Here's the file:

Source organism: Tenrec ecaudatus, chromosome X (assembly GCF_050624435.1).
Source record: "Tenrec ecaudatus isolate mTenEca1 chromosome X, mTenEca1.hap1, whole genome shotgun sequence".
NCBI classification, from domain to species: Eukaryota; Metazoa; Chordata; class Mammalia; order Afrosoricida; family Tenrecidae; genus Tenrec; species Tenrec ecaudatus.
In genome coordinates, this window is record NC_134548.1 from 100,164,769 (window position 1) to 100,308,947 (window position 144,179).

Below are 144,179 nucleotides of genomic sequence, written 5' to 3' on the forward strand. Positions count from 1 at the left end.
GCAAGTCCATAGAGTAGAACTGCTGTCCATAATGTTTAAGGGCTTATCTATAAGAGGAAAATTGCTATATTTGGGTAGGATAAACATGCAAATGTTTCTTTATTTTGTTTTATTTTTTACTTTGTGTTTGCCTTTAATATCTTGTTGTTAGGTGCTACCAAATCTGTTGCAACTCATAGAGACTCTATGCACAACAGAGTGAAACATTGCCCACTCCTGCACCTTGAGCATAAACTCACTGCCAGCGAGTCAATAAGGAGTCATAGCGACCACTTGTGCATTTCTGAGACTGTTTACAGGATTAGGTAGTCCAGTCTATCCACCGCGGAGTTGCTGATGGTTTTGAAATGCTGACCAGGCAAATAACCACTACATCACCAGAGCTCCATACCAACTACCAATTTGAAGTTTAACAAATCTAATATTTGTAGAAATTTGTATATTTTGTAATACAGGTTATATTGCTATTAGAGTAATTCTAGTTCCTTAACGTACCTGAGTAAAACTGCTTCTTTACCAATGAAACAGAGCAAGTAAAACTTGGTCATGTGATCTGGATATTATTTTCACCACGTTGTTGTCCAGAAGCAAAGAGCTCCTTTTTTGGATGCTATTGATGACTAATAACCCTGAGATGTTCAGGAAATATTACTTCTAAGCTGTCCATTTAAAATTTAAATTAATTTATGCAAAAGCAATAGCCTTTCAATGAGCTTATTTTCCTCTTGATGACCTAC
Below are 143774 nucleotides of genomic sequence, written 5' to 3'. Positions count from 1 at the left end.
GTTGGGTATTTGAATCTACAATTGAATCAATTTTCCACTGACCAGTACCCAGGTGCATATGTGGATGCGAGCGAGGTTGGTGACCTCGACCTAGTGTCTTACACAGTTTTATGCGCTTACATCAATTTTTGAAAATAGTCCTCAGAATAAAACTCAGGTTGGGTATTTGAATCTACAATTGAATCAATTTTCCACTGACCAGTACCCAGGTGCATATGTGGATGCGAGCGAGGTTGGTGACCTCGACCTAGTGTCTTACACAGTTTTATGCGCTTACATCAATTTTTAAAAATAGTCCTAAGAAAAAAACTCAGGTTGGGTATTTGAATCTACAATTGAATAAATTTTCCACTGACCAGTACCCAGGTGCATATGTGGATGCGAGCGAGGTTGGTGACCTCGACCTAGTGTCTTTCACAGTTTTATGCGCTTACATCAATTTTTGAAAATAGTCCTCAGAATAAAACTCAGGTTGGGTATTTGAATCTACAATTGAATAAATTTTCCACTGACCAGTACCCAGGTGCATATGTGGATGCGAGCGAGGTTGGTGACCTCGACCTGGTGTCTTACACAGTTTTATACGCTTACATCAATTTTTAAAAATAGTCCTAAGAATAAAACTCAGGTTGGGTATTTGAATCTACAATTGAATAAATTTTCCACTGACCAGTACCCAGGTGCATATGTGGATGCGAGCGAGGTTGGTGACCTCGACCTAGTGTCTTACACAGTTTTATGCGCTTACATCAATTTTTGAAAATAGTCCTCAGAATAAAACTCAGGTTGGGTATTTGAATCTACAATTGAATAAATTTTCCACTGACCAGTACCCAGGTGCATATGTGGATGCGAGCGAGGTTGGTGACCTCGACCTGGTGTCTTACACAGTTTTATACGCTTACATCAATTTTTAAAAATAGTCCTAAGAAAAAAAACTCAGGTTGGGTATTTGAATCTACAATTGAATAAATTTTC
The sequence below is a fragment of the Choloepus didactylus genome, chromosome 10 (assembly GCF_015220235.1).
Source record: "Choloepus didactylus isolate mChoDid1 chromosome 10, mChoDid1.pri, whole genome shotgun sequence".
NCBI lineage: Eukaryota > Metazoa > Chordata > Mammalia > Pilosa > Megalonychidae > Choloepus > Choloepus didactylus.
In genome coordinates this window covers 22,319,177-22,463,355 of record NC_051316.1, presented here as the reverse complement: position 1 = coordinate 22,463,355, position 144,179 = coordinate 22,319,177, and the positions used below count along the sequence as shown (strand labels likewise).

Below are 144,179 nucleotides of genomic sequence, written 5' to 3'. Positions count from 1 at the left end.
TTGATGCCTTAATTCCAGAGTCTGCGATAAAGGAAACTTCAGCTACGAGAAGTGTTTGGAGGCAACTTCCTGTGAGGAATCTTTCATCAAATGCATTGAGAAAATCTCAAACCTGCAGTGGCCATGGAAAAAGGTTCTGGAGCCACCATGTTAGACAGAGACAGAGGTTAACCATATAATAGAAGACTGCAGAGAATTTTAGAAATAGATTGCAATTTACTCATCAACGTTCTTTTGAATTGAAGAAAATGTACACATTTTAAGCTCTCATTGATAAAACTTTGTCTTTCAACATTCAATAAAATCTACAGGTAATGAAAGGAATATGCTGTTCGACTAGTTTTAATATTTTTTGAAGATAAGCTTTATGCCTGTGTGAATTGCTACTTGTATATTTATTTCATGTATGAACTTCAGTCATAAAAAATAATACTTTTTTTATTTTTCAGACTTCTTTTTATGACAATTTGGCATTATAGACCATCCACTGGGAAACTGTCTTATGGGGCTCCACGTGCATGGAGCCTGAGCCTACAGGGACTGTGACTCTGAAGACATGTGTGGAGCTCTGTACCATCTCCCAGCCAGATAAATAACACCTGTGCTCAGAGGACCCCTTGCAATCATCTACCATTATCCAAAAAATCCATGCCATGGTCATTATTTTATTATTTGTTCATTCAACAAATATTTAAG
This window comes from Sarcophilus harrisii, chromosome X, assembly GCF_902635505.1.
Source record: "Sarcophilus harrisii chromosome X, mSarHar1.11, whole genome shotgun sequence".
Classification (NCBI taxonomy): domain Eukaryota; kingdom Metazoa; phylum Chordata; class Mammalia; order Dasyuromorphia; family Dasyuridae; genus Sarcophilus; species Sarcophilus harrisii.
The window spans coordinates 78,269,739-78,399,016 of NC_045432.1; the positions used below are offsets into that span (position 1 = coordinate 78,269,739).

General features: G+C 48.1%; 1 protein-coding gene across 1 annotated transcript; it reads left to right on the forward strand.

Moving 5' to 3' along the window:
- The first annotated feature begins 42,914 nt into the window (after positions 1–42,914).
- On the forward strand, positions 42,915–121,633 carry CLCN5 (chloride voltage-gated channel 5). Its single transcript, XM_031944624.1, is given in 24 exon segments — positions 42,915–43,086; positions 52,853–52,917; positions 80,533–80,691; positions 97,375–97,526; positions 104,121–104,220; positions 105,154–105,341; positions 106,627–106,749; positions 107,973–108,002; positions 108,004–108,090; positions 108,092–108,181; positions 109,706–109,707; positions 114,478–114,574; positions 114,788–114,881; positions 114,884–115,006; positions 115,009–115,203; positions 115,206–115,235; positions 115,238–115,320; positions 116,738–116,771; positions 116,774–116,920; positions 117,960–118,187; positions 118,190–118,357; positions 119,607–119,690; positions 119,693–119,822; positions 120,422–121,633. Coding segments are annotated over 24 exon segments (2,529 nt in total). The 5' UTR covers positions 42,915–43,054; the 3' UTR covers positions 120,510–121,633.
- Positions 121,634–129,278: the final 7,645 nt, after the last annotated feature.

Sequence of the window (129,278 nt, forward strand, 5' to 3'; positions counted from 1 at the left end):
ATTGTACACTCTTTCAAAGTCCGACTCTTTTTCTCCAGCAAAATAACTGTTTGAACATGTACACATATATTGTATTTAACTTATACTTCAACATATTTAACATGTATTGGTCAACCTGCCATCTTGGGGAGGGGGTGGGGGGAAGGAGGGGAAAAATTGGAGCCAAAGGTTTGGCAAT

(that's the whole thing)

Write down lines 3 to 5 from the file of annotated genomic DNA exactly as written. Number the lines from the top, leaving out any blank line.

NCBI classification, from domain to species: Eukaryota; Metazoa; Chordata; class Mammalia; order Afrosoricida; family Tenrecidae; genus Tenrec; species Tenrec ecaudatus.
In genome coordinates, this window is record NC_134548.1 from 100,164,769 (window position 1) to 100,308,947 (window position 144,179).

Below are 144,179 nucleotides of genomic sequence, written 5' to 3' on the forward strand. Positions count from 1 at the left end.